Thursday, September 27, 2012

Brooks Saddle Repair: B66


"Have a seat"

I've had an old Brooks B66 leather bicycle seat/saddle sitting around for about 3 years now. The front of it was pretty loose, which became annoying on the local DC/MD/VA roads and trails. I've heard they test moon rovers on these roads for durability before sending them to other planets. Anyway, it dawned on me that a good, vintage, leather saddle shouldn't be sitting around just because it's a little lose. So I set about fixing it.

I took it apart and found that the offending piece was a smooth rivet that had been pressed into place, but which had gone loose from riding over the years. I've got thousands of miles on this saddle and have been riding it on the green Raleigh 3 Speed since college.


So I took the top off and got the carriage/frame apart. Luckily, a thin pedal wrench fit the nuts holding it together, so I was able to work into all the tight spots and get it apart. I then drilled out the rivet and whacked it free with a hammer and punch. I took it to a hardware store over in Bethesda (big box hardware sucks for finding parts/anything except bowed lumber).  If you ever want to special fit a piece of hardware, go to a local, small hardware store. They usually have the trays of parts so you can hand fit what you need. Lowes/Home Depot sell by the bag, and you can't always hand fit what you need. The big box places also excel at making anything hard to find and I'm always getting lost there.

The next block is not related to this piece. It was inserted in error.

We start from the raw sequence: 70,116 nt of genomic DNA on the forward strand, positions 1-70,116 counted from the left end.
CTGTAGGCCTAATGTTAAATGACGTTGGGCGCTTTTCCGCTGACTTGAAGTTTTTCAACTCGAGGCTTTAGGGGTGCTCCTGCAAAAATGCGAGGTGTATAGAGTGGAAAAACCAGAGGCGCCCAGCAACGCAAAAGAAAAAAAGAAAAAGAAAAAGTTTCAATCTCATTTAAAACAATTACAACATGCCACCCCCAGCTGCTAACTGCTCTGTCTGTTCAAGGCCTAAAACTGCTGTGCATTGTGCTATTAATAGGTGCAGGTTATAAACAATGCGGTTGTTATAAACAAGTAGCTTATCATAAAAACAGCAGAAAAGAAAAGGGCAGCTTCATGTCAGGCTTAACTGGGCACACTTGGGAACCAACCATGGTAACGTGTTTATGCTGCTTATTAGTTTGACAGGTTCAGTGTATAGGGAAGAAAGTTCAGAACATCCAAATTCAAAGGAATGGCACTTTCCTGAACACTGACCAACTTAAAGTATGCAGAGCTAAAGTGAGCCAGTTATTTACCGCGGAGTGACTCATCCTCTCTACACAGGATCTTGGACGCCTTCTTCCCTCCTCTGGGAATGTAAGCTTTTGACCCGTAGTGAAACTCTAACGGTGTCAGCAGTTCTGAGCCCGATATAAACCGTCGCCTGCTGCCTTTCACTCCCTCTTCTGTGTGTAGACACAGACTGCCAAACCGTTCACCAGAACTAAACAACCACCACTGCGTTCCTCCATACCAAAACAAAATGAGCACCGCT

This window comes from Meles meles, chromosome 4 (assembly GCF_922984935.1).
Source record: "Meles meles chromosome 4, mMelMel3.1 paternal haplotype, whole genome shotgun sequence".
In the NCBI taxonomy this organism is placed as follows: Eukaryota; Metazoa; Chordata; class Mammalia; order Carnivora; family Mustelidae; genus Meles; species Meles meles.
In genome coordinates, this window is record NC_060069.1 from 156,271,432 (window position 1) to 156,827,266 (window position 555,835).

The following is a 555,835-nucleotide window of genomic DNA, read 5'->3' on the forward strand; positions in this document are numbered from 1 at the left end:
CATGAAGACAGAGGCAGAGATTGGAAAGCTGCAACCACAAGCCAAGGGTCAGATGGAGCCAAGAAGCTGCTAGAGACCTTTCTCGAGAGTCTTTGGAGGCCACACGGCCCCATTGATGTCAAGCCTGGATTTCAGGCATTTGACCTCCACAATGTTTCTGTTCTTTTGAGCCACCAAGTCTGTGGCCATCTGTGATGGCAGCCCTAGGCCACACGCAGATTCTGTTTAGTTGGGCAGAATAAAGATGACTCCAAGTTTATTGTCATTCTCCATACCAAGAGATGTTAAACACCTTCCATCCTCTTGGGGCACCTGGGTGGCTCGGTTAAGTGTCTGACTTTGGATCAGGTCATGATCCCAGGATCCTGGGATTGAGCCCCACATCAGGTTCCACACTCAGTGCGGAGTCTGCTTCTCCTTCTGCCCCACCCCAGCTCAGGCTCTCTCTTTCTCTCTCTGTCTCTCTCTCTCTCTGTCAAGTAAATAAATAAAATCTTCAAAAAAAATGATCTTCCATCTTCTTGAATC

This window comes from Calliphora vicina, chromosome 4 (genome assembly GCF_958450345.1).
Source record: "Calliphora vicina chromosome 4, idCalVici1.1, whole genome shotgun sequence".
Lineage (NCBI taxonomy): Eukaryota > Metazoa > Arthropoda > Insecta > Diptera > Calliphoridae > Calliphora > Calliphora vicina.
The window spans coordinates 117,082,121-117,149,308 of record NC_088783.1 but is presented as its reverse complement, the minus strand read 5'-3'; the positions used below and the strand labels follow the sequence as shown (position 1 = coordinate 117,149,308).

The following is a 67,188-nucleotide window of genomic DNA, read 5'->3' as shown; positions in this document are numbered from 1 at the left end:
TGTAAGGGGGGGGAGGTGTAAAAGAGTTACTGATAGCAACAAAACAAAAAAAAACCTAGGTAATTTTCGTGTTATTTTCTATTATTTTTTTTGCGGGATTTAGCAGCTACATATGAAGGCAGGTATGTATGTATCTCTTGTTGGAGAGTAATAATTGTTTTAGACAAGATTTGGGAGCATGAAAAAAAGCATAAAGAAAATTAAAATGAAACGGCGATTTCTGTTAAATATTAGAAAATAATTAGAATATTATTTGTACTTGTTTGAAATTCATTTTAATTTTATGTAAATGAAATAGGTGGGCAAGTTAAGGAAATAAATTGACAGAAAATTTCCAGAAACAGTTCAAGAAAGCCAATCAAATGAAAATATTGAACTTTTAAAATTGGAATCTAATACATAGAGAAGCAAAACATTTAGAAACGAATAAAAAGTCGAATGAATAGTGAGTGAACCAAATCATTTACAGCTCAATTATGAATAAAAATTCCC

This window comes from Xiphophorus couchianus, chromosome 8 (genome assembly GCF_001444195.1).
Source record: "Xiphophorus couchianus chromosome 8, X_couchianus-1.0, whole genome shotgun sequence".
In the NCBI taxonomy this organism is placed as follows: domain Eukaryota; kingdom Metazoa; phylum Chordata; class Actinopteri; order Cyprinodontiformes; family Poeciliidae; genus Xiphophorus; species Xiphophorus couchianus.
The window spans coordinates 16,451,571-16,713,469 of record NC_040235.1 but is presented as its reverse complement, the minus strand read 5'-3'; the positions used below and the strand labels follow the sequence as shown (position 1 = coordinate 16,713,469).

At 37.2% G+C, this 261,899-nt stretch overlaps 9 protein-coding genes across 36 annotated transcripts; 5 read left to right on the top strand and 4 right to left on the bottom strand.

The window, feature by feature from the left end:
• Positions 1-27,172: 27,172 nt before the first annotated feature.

I then took the bolt and equipped with with a couple of lock washers and fitted it into the cradle where the rivet was. The head features a bit Phillips formation with a deep slot so you can really tighten it down.


After that I took a nut and a large, thick fender washer, along with another lock washer, and bound it together.


I then tightened the new nut down with some blue Loctite applied to the threads. This will help keep it from vibrating loose, along with the lock washers. Once again, I end up wearing as much Loctite as I got on the bolt.


And there is the re-assembled product. I tried to have the screw head as the outside part, but the nut and washer would not fit inside the frame properly, so it had to be done this way. The leather on this saddle is still pretty good, and hopefully it will work for thousands more miles. It sure beats any of that plastic stuff you see today.

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